Chemistry

Faradays Electrolysis Laws



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Electrolysis is the process by which electrical energy is freed from a substance to produce a charge that generates a non-spontaneous chemical reaction in another substance.  An example of electrolysis is the flashlight battery.  A negatively charged terminal is placed inside an ionic solution to free electrical energy packets called electrons, which are transferred to a positively charged terminal connected to another substance or object.  The electrical energy that is freed through electrolysis does work on the substance or object to which the positive terminal is connected. 

In 1834, a scientist named Michael Faraday figured out both the relationship between current and work as well as how to determine the amount of work required to produce the desired reaction.  His laws, known as Faraday’s Laws of Electrolysis, provide engineers with formulas to calculate how much electrical energy can be freed from a metallic solution by an electrochemical reaction. 

Faraday’s First Law of Electrolysis states that the quantity of a substance liberated by electrolysis is a product of the charge delivered to the solution and the electrochemical equivalent of the metal, which is the amount freed by one Coulomb of electricity.  A Coulomb is a unit of electrical charge equal to running one amp of current for one second.  The First Law of Electrolysis provides a method for calculating the amount of work done on a particular metal by a given amount of electrical charge.  Faraday’s Second Law of Electrolysis states that the mass of metal freed by a given electrical charge is proportional to the chemical mass of the metal.  The chemical mass of a substance is its molar mass, which can be obtained from the Periodic Table of the Elements.  The Second Law of Electrolysis also uses a value called Faraday's Consant to calculate the amount of work required to free a specific amount of metal from a solution.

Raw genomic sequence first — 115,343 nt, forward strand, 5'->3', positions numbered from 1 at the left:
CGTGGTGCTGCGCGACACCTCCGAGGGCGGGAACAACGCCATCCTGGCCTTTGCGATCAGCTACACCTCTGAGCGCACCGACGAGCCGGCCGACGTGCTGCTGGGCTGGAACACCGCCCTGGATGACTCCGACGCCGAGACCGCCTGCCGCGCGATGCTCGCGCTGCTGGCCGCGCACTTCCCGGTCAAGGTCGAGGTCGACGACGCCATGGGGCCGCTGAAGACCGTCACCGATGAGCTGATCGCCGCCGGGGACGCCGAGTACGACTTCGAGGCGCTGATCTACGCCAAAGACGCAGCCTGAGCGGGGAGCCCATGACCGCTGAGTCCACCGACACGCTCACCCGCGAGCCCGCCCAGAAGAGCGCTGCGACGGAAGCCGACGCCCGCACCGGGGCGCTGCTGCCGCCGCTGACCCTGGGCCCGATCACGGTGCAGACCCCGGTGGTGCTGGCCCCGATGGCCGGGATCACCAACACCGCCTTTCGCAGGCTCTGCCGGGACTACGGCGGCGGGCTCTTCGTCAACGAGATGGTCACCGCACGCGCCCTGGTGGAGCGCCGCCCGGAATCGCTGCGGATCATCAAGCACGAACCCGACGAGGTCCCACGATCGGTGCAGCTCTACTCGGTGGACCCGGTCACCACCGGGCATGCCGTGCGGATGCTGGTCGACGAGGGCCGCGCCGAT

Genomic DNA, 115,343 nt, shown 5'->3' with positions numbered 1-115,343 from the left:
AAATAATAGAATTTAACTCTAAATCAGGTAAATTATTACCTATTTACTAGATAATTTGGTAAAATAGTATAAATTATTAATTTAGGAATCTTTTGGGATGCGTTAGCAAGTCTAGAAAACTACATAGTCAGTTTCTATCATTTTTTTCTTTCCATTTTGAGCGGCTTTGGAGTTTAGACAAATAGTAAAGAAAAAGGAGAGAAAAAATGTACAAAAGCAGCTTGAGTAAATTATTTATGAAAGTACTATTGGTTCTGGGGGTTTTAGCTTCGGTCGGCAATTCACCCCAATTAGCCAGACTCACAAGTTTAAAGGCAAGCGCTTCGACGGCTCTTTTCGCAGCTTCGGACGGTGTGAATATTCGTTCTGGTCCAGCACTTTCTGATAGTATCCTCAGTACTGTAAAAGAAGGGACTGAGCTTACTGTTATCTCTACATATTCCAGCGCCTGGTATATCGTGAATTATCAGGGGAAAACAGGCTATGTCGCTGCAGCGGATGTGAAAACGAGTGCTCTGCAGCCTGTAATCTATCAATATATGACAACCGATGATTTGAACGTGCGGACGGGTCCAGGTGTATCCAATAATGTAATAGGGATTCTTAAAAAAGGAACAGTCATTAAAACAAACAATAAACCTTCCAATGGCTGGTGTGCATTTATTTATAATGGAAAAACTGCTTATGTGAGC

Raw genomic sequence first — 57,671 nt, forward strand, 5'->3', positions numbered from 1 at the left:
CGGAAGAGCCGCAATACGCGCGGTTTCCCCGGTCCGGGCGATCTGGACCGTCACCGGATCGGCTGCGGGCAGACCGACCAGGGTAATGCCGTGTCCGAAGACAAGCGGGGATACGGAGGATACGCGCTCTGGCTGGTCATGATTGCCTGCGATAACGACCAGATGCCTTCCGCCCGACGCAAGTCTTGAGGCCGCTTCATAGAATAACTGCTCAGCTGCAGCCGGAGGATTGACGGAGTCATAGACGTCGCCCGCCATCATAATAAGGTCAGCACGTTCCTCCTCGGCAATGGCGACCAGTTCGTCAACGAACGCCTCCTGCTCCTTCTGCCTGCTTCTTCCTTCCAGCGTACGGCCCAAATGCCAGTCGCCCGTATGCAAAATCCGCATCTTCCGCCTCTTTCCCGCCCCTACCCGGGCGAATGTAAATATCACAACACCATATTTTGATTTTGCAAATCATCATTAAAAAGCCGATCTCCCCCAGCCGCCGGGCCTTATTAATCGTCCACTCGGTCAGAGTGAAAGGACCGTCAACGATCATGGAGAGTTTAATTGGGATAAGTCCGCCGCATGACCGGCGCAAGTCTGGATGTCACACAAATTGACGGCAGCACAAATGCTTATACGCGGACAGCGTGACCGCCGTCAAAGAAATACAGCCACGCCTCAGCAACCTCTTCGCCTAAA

There are several applications that require an understanding of Faraday’s Laws of Electrolysis.  One is electroplating objects, or coating them with metal either to prevent corrosion or just to give them a more attractive appearance.  The science of electroplating uses Faraday’s laws to determine how long a current should be applied to a solution to coat the object with a specific amount of metal.  Some other applications of electrolysis that require Faraday’s laws are metallurgy, which is the process of removing metals from ores, and electro-refining, which is the process of purifying metals after they have been removed from ores.  The formulas provided by the laws are necessary to determine how much time is required to free the metal from the solution using a given current.

Electrolysis uses electric current to free electrical energy, which can be used to do work.  If it were not for the laws of Michael Faraday, people would have no way of determining the amount of work that can be done by a given charge on a given mass.

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  • InfoBoxCallToAction ActionArrowhttp://www.ausetute.com.au/faradayl.html
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